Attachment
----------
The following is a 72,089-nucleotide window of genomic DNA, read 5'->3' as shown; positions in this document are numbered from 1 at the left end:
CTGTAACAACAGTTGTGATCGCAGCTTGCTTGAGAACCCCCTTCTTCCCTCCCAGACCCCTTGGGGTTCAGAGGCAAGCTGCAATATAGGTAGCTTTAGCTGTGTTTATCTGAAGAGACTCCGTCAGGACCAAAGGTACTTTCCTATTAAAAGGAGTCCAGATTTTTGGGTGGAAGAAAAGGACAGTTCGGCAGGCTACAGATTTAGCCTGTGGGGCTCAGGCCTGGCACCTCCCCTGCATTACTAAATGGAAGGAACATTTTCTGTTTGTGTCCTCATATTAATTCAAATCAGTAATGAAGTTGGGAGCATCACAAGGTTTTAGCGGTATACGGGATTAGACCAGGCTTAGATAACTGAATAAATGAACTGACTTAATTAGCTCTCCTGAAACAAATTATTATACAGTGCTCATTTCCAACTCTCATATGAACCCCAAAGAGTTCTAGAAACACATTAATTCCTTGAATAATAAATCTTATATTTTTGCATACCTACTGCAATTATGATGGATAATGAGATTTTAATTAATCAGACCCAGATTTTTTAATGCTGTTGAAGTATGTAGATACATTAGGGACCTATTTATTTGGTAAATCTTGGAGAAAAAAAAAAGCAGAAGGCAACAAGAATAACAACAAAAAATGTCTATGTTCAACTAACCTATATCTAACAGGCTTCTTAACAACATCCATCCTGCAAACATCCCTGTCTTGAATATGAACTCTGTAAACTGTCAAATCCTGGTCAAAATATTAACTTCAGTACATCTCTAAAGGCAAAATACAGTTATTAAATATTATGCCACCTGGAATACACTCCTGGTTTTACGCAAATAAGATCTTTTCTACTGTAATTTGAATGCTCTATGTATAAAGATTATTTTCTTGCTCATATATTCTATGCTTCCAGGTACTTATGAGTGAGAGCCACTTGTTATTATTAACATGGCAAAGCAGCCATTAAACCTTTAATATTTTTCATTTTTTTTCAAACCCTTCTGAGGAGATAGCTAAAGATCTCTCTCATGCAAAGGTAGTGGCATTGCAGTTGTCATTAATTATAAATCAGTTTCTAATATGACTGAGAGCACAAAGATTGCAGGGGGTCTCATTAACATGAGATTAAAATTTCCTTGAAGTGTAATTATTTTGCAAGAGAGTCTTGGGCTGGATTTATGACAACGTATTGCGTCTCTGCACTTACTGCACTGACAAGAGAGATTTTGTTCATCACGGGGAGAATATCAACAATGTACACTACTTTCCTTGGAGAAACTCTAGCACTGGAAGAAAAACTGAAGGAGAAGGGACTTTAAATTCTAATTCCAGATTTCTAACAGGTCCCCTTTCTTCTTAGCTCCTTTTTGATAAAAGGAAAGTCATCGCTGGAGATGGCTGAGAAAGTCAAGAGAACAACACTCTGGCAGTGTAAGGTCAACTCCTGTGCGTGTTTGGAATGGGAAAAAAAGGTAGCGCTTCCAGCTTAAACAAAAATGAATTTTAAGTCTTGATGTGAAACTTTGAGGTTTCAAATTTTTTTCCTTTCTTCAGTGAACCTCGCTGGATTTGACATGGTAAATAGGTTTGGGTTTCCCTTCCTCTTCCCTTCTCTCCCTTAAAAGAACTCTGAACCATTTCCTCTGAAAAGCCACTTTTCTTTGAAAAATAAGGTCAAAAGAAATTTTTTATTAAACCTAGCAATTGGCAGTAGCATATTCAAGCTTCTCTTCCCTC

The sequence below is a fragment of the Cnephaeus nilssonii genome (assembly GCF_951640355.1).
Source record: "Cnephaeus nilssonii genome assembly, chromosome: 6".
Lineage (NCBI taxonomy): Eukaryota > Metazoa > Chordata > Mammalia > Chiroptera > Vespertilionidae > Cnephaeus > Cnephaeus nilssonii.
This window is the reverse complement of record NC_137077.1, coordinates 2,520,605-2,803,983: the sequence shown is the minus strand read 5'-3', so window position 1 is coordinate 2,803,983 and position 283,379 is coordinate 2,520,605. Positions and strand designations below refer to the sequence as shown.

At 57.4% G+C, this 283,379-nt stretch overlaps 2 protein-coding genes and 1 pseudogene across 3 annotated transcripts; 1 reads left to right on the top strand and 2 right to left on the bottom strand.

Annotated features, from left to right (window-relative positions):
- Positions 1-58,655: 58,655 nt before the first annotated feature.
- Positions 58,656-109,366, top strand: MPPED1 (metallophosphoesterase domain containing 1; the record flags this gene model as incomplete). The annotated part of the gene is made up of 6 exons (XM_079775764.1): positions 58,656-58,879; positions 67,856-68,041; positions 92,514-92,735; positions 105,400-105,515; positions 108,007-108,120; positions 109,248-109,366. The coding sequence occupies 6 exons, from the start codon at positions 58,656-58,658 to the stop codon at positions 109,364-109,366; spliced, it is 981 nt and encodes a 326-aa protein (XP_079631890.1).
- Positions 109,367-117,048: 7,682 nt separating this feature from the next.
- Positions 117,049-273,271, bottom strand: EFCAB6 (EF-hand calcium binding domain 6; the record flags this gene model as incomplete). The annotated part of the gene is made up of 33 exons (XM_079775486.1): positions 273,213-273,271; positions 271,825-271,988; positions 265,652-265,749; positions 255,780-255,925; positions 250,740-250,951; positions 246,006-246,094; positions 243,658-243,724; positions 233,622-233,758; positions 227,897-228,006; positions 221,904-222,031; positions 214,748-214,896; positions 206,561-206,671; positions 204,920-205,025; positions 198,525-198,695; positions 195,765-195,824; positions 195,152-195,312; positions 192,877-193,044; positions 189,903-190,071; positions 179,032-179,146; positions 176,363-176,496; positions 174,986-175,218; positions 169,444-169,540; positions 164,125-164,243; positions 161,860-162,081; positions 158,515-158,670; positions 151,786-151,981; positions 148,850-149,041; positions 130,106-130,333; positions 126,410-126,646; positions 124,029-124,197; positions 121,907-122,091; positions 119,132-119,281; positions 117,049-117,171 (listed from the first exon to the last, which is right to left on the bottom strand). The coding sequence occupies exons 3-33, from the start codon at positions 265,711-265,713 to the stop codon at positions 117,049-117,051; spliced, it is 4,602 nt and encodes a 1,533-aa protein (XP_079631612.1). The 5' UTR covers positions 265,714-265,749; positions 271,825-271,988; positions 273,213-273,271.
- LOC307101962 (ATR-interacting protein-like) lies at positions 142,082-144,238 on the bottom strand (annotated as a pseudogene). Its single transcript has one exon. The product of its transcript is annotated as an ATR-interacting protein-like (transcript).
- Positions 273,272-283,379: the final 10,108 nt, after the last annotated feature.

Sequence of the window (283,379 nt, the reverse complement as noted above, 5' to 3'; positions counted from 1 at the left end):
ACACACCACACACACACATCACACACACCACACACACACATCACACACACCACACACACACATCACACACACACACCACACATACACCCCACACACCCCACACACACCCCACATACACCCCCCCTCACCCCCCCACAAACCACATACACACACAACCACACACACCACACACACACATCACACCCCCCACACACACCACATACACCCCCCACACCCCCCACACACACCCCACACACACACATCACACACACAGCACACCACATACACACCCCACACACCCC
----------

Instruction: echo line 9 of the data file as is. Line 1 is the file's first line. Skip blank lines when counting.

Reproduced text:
- Positions 1-58,655: 58,655 nt before the first annotated feature.